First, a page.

A fine sampling of German Romanticism

Michael Johnson, concertonet.com

This program by the Toronto Mendelssohn Choir was doubly unusual in that it presented a number of short choral works that rarely get the “big choir” treatment, plus the evening’s guest soloist was a pianist, in this case André Laplante, whose deeply thoughtful performance of six pieces helped fullfil the evening’s title German Romantics.

The Mendelssohn Choir with its 130 members is big for a hall (1100 seats) with Koerner’s intimate acoustics. However, Noel Edison has the measure of the space and deploys his full choir and it’s half-size version (the Mendelssohn Singers) to good effect.

The program opened with Schubert’s Gebet (“Prayer”), a wonderful showcase for the choir in that it features its various sections with intertwining musical lines. The four soloists, led off by soprano Lesley Bouza, are each briefly highlighted as well. This was followed by Schubert’s dreamlike Ständchen (“Serenade”) which sets off the alto against the choir’s men. Christina Stelmacovich has a voice much like a boy alto which left a rather chaste impression.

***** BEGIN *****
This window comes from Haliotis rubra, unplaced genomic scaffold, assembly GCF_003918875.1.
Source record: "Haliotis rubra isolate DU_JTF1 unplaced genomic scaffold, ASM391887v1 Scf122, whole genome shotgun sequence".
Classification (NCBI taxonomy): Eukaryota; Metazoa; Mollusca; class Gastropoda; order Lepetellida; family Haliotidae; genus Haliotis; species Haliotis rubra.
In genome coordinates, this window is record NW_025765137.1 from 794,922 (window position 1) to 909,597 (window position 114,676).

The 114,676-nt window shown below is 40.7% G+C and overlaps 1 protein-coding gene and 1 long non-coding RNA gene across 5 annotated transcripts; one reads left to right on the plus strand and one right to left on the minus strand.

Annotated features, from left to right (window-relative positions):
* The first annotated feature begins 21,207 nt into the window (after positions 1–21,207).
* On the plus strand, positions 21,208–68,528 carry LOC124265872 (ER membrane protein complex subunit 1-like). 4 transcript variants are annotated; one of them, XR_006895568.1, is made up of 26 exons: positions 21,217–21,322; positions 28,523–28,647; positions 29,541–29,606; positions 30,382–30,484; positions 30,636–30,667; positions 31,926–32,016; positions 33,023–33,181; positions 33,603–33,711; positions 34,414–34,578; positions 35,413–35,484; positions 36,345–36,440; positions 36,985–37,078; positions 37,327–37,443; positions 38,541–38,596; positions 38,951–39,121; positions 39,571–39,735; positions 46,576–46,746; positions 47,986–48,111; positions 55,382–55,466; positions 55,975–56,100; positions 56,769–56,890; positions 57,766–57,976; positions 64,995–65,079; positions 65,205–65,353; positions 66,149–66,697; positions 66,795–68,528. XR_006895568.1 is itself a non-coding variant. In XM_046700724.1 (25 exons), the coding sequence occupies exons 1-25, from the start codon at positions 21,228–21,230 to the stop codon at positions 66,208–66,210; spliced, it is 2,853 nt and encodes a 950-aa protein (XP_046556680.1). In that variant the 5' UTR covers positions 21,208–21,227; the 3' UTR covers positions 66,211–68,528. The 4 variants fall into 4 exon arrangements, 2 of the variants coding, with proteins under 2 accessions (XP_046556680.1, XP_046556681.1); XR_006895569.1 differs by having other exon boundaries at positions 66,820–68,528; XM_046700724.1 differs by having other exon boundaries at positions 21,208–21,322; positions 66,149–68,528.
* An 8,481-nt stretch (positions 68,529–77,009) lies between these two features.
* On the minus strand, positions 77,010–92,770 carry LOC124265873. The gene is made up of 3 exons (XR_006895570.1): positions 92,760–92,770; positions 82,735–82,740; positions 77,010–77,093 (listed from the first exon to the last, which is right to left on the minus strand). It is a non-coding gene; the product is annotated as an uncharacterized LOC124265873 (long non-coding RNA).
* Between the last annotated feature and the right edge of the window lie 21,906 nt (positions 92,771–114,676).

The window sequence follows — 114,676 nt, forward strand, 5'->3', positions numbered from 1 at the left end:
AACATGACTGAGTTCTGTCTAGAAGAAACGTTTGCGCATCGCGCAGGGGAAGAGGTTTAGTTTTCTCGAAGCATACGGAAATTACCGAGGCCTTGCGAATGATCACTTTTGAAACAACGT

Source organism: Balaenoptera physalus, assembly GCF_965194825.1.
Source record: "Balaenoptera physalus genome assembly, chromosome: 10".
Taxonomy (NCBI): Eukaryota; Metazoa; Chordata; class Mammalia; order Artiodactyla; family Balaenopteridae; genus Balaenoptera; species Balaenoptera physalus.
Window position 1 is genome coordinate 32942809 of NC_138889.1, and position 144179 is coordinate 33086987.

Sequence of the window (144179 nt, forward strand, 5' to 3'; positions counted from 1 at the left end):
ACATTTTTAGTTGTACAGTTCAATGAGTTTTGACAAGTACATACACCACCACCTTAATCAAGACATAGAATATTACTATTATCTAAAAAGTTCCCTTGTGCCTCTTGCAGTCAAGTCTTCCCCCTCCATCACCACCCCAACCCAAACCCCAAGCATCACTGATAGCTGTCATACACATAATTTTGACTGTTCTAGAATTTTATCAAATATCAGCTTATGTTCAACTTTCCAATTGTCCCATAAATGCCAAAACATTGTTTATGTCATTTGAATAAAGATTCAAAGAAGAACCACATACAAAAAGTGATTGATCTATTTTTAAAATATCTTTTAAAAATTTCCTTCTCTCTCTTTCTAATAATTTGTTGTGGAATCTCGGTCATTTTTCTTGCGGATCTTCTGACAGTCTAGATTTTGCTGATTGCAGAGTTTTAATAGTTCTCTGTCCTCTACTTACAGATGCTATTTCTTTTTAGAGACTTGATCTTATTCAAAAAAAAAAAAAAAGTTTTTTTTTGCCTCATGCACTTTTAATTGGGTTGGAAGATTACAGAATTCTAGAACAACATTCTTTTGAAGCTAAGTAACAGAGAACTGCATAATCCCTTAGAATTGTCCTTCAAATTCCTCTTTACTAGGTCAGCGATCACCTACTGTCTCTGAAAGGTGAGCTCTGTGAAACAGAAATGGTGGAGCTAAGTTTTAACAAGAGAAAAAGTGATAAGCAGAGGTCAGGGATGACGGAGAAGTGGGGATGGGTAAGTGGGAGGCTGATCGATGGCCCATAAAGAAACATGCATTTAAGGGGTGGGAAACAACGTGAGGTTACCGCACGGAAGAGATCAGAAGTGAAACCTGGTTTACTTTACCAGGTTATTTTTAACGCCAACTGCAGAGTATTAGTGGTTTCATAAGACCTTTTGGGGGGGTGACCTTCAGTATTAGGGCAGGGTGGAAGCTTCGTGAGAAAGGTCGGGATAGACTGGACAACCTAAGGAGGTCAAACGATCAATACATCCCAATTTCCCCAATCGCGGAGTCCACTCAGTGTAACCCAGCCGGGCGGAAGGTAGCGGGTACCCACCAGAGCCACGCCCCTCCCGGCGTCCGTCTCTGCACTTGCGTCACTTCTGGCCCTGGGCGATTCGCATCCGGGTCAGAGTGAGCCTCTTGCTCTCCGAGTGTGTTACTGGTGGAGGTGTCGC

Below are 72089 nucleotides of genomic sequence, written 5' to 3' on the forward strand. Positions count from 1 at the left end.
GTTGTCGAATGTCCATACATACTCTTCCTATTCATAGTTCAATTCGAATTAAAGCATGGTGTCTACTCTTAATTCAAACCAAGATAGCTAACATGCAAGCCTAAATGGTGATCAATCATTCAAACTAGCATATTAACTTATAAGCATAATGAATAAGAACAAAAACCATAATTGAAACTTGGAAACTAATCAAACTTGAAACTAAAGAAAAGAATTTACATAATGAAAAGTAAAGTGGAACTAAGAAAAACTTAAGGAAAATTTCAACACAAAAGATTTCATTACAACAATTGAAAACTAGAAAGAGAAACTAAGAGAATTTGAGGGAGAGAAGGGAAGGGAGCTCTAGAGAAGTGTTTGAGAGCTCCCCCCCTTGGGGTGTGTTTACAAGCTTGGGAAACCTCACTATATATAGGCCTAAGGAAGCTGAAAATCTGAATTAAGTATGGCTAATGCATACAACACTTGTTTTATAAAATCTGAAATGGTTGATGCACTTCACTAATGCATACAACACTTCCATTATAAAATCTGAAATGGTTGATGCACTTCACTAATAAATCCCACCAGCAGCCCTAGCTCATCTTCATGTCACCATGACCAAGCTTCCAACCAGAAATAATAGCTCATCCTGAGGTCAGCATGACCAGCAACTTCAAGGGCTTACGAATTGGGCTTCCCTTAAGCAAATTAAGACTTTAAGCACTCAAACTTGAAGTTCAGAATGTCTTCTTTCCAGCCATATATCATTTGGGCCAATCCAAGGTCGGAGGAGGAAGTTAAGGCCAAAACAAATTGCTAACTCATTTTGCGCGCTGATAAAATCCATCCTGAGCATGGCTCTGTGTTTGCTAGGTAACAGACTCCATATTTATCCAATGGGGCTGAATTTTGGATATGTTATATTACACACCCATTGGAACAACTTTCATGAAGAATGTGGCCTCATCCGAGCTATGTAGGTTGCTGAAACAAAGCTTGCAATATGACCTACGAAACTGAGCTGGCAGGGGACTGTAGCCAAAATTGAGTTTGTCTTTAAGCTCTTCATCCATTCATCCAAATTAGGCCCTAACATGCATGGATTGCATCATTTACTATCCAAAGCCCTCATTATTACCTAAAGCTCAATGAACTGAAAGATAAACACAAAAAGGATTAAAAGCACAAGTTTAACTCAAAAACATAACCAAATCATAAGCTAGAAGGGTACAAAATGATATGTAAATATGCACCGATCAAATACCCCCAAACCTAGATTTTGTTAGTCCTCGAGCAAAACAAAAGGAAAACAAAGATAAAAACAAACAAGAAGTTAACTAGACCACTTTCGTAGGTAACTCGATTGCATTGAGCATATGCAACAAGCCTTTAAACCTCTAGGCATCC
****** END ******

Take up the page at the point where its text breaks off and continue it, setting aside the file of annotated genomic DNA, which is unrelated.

André Laplante then played Liszt’s Three Sonnets of Petrarch with a bold, full tone that still managed to be intimately conversational. Each piece has sections that build and then melt away. I was apprehensive that the choral audience might be rather cool toward a non-vocal interloper, but they were warmly appreciative.

The choir’s current associate conductor, Jennifer Min-Young Lee, assumed the podium for three Schubert works, the playful Der Tanz and Lebenslust bookending the more heartfelt expression of thanks, Des Tages Weihe, in which the men begin, joined by the women, then the women lead off joined by the men. All three pieces were extremely nicely done.

Read the full review online.